The Trump administration on Monday advanced a long-sought-after plan to relax export rules for American small arms, including semiautomatic rifles, handguns, and sniper rifles.
In a private briefing with members of Congress, State Department officials outlined a proposed rule change that would transfer oversight of gun exports to the Department of Commerce. The proposed rule will be published in the Federal Register later this week, where it will be subject to public comment for 45 days. While it is unlikely, Congress could block the change using powers under the Congressional Review Act.
The shift, which was first proposed by the Obama administration in 2012, is championed by gunmakers who say it will make them more competitive in the international market. Critics argue an export policy that favors commercial interests could put the national security of the United States at risk or harm diplomatic efforts.
“Weakened Congressional oversight of international small arms and munitions sales is extremely hazardous to global security,” said Senator Ben Cardin of Maryland, a Democrat who serves on the Senate Committee on Foreign Relations, in an emailed statement. “This decision is also politically tone-deaf as our nation reckons with a gun violence epidemic.”
A State Department spokesman said that the change would ease the regulatory burden on American gun makers and allow them to compete better globally.
Currently, the Department of State monitors exports of nearly all weapons through the U.S. Munitions List. Since 2002, the department has been required to notify Congress of overseas sales of firearms worth more than $1 million.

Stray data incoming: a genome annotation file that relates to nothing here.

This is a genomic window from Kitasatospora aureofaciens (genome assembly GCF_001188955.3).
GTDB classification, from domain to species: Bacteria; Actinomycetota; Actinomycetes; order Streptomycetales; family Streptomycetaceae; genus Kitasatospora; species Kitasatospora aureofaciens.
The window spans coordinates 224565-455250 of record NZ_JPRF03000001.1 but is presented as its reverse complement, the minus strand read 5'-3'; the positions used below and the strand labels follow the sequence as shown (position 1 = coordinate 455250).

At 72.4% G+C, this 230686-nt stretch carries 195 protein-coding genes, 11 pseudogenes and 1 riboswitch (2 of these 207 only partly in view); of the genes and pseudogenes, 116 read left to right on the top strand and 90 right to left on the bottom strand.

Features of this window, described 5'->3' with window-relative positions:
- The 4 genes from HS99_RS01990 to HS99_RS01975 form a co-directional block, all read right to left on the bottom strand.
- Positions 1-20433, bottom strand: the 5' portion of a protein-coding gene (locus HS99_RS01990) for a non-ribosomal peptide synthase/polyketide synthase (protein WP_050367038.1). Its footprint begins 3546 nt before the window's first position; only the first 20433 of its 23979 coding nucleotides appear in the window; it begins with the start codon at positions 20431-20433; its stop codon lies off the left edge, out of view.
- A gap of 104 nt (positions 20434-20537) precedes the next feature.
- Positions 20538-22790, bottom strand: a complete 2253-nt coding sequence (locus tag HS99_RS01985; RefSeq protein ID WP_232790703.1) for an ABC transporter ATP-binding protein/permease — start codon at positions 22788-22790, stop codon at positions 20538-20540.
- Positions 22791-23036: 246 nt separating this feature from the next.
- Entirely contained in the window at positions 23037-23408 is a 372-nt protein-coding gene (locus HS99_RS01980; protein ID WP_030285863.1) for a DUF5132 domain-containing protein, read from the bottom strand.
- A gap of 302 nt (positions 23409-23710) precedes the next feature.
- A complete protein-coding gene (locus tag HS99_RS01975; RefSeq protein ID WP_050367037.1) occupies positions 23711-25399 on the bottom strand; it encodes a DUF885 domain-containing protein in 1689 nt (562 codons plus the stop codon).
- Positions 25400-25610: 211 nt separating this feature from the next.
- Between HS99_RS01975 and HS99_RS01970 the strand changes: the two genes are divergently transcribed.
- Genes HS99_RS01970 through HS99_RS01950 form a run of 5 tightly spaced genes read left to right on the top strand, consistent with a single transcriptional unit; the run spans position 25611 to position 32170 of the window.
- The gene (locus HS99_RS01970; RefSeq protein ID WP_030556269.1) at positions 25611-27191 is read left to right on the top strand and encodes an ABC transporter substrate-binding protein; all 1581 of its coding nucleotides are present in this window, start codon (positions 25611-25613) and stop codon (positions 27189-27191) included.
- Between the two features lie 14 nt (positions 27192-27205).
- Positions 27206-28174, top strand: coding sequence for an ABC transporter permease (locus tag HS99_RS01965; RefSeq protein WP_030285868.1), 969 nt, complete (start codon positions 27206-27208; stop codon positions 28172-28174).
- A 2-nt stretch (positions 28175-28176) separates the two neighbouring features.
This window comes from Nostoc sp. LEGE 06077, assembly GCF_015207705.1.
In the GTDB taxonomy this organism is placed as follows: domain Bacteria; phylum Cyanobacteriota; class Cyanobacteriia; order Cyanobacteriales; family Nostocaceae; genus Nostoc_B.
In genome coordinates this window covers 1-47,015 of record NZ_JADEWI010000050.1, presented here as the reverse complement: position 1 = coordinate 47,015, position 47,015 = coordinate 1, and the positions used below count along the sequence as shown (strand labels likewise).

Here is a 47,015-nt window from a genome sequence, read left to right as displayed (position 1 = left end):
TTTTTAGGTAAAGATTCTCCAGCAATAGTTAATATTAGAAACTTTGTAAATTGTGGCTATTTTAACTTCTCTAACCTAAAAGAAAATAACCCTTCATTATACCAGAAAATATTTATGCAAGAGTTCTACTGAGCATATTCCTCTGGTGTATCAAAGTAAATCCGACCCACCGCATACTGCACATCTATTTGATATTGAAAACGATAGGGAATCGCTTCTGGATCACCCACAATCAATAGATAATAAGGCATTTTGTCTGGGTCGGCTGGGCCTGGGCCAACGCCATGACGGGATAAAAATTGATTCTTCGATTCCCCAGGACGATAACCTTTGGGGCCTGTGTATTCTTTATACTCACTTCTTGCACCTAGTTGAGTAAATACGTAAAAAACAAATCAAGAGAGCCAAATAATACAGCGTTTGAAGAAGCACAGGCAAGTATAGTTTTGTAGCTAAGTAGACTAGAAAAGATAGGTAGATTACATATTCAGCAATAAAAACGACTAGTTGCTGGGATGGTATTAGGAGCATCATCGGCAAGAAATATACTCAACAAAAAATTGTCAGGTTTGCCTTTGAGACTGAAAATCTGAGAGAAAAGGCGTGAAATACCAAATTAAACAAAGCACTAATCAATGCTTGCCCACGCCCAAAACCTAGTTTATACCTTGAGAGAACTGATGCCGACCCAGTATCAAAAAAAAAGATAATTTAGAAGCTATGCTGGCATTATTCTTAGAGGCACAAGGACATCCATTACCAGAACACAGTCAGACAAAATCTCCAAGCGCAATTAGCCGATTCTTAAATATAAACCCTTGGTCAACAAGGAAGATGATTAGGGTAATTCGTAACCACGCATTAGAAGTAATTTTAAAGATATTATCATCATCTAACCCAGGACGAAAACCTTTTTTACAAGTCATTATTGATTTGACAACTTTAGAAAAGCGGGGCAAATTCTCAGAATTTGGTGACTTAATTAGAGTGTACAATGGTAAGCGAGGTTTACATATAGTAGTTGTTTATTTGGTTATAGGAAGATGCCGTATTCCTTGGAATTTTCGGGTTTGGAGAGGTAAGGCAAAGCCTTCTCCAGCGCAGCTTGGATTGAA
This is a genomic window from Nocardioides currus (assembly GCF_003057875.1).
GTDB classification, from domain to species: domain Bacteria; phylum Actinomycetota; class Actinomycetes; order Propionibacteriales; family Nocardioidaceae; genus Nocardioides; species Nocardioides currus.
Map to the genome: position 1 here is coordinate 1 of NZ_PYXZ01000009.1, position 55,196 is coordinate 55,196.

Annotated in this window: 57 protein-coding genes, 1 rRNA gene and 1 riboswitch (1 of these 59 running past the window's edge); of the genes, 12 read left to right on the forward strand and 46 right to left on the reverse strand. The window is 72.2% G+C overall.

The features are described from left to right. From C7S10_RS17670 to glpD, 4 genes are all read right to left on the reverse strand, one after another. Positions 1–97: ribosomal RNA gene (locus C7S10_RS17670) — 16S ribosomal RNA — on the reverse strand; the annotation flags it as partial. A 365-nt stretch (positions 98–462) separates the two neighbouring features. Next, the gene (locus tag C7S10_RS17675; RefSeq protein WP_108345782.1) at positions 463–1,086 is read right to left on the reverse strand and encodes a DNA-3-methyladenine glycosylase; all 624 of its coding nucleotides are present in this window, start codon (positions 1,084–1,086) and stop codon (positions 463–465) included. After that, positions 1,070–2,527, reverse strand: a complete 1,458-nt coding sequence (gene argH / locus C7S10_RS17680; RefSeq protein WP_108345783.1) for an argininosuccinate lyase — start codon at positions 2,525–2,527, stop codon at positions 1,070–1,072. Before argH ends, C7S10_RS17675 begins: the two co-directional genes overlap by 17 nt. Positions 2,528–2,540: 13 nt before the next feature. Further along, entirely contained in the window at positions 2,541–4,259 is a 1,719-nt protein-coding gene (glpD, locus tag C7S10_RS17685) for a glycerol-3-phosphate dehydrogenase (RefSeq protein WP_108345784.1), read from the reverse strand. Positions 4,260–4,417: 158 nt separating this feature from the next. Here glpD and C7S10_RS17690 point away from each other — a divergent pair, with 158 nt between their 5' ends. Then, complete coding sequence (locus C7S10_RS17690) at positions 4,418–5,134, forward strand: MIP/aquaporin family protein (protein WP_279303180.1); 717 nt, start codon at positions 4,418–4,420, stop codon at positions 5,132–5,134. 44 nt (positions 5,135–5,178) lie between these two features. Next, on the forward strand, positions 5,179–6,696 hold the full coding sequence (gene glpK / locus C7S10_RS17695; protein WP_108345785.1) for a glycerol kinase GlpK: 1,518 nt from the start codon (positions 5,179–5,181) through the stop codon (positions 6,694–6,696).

In 2016, the State Department alerted the Senate Foreign Relations Committee to a proposed sale of more than 26,000 rifles to the Philippines. Cardin at the time objected to arming the regime of Philippine President Rodrigo Duterte, who had inaugurated a wave of thousands of extrajudicial killings as part of a crackdown on drugs. The weapons deal was canceled as a result.
The proposed rule change would transfer control over the sale of small arms to the Commerce Control List, and Congress would no longer be notified of large purchases.
Some arms control experts say reduced oversight could provide criminals, terrorists, or hostile states an opportunity to purchase American weapons.
Under Department of Commerce weapon-export rules, “companies aren’t required to provide as much information about brokers or shipping” as they must under State Department supervision, said Colby Goodman, who examines American weapons exports as director of the Security Assistance Monitor program at the Center for International Policy in Washington. “The world of firearms exports is full of questionable, dubious characters.”
The rule change has been long in the making. It was first proposed in 2012 by the Obama administration, but abandoned shortly after the Sandy Hook Elementary School shooting. At the time, the Department of Justice and Department of Homeland Security criticized the change because it could make it easier for transnational criminal organizations or terrorists to get American-made guns.
In September, Reuters reported that the Trump administration was interested in reviving the rule change to encourage more international arms sales. With the formal commencement of the public comment period, the preparation has become a policy reality.
In April, the Trump administration said it would now consider economic factors in addition to security when it comes to selling American weapons overseas.
The Trump administration has argued that the change would aid the domestic gun industry by cutting down on export regulation. American consumer sales of firearms have suffered since the 2016 election. After years of elevated sales in anticipation of possible new gun-control measures imposed by Democratic lawmakers, domestic demand subsided as Republicans took full control of the federal government.